Variants of 'umami' taste receptor contribute to our individualized flavor worlds

July 8, 2009

Using a combination of sensory, genetic, and in vitro approaches, researchers from the Monell Center confirm that the T1R1-T1R3 taste receptor plays a role in human umami (amino acid) taste.

They further report that variations in the genes that code for this receptor correspond to individual variation in sensitivity to and perceived intensity of umami .

"These findings bolster our understanding of human taste variation and individual differences in tastes for essential nutrients," says senior author Paul A.S. Breslin PhD, a sensory geneticist at Monell.

Umami is the taste quality associated with several , especially the amino acid L-glutamate. High levels of glutamate are present in many protein-rich foods, including meats and cheeses, in vegetables such as mushrooms, peas, and tomatoes, and in human breast milk.

Amino acids are the building blocks of protein, an essential macronutrient.

Commenting on clinical implications of the work, Breslin says, "Protein-energy malnutrition is one of the leading causes of death in children worldwide. Increased understanding of amino acid taste receptors may help nutritionists target the appetites of protein-malnourished children to provide good-tasting dietary supplements that kids will readily accept."

The findings, published online in the , strengthen the claim that umami is a fundamental human taste quality -- similar to sweet, salty, bitter and sour -- that indicates the presence of amino acids, peptides and related structures.

In the study, Breslin and his team first conducted sensory tests on 242 individuals, who were asked to discriminate the taste of weak L-glutamate from salt. Approximately 5% were unable to tell the two tastes apart, indicating that certain people are highly insensitive to umami and thus have difficulty detecting low levels of this taste quality.

An additional 87 individuals were asked to assess the intensity of glutamate's umami taste. The subjects tasted five concentrations of glutamate and rated the umami intensity of each on a scale that ranged from 'no sensation' to 'the strongest imaginable.'

The researchers next examined DNA from these 87 individuals to look for variations in the genes that code for T1R1 and T1R3, two protein subunits that combine to form the G-protein coupled receptor T1R1-T1R3. Comparing DNA structure to the glutamate taste responses of each individual, they found that variations (known as SNPs; single nucleotide polymorphisms) at three sites on the T1R3 gene were associated with increased sensitivity to glutamate taste.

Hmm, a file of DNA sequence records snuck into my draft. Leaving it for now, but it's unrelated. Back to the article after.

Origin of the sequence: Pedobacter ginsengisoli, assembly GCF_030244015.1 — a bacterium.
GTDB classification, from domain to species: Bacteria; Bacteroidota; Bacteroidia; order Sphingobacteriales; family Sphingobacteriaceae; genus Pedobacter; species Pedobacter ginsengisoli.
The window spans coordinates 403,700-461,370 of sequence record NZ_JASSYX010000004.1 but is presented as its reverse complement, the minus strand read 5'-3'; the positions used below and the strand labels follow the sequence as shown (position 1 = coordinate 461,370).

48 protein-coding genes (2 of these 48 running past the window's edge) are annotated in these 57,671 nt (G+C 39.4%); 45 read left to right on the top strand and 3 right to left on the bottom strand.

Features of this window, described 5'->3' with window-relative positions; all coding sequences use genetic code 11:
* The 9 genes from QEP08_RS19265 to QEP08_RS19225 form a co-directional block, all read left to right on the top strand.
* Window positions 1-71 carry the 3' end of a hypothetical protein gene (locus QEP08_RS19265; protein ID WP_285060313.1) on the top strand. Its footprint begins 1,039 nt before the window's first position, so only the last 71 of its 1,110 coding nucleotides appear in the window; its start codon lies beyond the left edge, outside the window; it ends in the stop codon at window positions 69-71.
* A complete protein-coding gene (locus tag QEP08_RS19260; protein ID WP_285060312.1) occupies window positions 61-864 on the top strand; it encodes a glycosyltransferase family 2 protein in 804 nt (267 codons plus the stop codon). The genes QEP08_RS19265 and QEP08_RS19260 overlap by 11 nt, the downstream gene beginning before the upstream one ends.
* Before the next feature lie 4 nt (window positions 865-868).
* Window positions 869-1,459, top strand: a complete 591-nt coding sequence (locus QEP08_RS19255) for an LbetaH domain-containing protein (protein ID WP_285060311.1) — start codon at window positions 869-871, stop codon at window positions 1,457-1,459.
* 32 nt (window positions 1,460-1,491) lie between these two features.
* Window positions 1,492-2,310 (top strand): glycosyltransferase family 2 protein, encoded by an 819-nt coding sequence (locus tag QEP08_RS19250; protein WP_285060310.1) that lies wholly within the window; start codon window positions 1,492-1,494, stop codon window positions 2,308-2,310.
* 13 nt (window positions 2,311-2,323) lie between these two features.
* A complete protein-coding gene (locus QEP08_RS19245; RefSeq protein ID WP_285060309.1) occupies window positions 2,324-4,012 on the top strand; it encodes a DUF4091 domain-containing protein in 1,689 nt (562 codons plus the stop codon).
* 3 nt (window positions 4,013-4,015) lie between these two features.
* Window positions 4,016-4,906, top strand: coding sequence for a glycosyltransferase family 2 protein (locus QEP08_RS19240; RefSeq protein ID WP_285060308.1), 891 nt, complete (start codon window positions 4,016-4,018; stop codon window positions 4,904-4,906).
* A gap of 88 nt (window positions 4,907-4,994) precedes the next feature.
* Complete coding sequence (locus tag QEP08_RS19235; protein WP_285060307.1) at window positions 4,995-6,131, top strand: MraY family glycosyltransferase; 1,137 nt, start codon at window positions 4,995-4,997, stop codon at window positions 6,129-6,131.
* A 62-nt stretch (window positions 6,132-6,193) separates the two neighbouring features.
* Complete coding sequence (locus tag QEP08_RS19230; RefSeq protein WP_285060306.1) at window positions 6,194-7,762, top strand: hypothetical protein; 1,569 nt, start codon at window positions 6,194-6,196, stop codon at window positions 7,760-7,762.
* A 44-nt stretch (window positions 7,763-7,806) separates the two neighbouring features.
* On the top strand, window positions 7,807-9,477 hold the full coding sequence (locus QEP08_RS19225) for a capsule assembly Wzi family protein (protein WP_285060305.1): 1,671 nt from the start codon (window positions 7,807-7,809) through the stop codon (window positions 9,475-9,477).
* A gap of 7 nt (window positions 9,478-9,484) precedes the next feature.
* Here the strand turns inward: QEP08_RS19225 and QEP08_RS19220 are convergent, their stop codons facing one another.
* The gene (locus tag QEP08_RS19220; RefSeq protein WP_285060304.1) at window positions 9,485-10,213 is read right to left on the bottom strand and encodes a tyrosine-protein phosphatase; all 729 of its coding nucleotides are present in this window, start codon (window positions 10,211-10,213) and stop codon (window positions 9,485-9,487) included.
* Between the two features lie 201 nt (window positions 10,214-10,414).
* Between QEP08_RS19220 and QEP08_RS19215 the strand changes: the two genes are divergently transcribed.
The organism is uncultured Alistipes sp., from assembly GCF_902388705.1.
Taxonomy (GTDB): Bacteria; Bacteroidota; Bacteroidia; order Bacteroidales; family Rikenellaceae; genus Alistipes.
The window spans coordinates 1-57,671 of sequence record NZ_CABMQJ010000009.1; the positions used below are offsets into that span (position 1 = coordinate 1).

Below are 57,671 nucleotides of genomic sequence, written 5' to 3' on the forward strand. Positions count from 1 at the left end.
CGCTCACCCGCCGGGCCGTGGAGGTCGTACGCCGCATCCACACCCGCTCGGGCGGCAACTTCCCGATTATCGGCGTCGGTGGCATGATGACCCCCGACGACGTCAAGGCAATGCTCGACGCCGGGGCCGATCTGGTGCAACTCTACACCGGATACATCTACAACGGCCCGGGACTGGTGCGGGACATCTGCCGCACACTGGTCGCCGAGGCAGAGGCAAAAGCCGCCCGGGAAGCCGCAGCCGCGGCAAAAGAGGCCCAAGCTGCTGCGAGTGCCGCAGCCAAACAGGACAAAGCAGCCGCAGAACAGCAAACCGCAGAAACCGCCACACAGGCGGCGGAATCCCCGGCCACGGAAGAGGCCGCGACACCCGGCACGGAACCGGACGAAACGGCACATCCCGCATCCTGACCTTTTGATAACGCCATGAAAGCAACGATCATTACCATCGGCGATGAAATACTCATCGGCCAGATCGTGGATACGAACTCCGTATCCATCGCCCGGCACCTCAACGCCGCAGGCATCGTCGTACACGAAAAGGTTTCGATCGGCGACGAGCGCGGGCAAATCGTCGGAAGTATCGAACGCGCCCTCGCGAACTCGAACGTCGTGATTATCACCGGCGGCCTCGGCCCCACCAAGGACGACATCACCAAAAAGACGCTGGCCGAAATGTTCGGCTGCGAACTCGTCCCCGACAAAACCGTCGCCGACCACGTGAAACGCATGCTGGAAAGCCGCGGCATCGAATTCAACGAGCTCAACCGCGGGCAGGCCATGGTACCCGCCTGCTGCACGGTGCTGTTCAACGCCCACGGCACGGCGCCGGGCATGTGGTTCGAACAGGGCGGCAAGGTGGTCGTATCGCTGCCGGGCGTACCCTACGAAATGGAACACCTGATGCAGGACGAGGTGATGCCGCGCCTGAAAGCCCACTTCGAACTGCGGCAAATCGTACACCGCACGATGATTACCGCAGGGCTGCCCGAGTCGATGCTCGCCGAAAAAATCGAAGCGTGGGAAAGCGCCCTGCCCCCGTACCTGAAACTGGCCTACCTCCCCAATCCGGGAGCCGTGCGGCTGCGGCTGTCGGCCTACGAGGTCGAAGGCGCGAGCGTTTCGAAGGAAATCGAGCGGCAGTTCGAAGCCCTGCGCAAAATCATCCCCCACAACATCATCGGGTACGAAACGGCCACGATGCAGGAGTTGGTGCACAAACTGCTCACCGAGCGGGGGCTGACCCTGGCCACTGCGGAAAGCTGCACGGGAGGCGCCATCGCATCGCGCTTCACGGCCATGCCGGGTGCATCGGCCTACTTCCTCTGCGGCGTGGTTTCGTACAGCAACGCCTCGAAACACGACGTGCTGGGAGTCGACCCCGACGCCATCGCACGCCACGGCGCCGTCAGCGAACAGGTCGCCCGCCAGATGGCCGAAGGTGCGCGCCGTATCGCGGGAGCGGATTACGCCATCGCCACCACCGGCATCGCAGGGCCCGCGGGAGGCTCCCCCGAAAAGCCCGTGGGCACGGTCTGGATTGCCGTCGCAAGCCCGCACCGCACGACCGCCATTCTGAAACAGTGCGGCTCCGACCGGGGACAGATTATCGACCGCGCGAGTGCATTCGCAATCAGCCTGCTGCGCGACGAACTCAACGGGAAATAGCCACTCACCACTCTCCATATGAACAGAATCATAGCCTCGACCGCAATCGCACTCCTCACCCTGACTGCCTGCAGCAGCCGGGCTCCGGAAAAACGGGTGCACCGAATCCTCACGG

A fourth set of studies used in vitro cell biology techniques to provide additional evidence that T1R1-T1R3 is a human amino acid taste receptor. When human T1R1-T1R3 receptors were expressed in a host cell line, these cells were able to respond specifically to L-glutamate.

Together, the findings demonstrate that the T1R1-T1R3 receptor significantly affects human sensitivity to umami taste from glutamate, and that individual differences in umami perception are due, at least in part, to coding variations in the T1R3 gene.

"We want to further understand the degree to which these genes account for umami taste perception," said Breslin. "This will in turn help in the discovery of other taste receptors that may play a role in umami taste and aid in our understanding of appetites."

He also speculates that because these same receptors are also found in the gastrointestinal tract, liver and pancreas, coding variation in the T1R3 gene may also influence how proteins and amino acids are processed metabolically.

Source: Monell Chemical Senses Center (news : web)

Related Stories

Recommended for you

Hibernating ground squirrels provide clues to new stroke treatments

November 17, 2017
In the fight against brain damage caused by stroke, researchers have turned to an unlikely source of inspiration: hibernating ground squirrels.

Age and gut bacteria contribute to multiple sclerosis disease progression

November 17, 2017
Researchers at Rutgers Robert Wood Johnson Medical School published a study suggesting that gut bacteria at young age can contribute to multiple sclerosis (MS) disease onset and progression.

Molecular guardian defends cells, organs against excess cholesterol

November 16, 2017
A team of researchers at the Harvard T. H. Chan School of Public Health has illuminated a critical player in cholesterol metabolism that acts as a molecular guardian in cells to help maintain cholesterol levels within a safe, ...

Prototype ear plug sensor could improve monitoring of vital signs

November 16, 2017
Scientists have developed a sensor that fits in the ear, with the aim of monitoring the heart, brain and lungs functions for health and fitness.

Ancient enzyme could boost power of liquid biopsies to detect and profile cancers

November 16, 2017
Scientists are developing a set of medical tests called liquid biopsies that can rapidly detect the presence of cancers, infectious diseases and other conditions from only a small blood sample. Researchers at The University ...

FDA to crack down on risky stem cell offerings

November 16, 2017
U.S. health authorities announced plans Thursday to crack down on doctors pushing stem cell procedures that pose the gravest risks to patients amid an effort to police a burgeoning medical field that previously has received ...

0 comments

Please sign in to add a comment. Registration is free, and takes less than a minute. Read more

Click here to reset your password.
Sign in to get notified via email when new comments are made.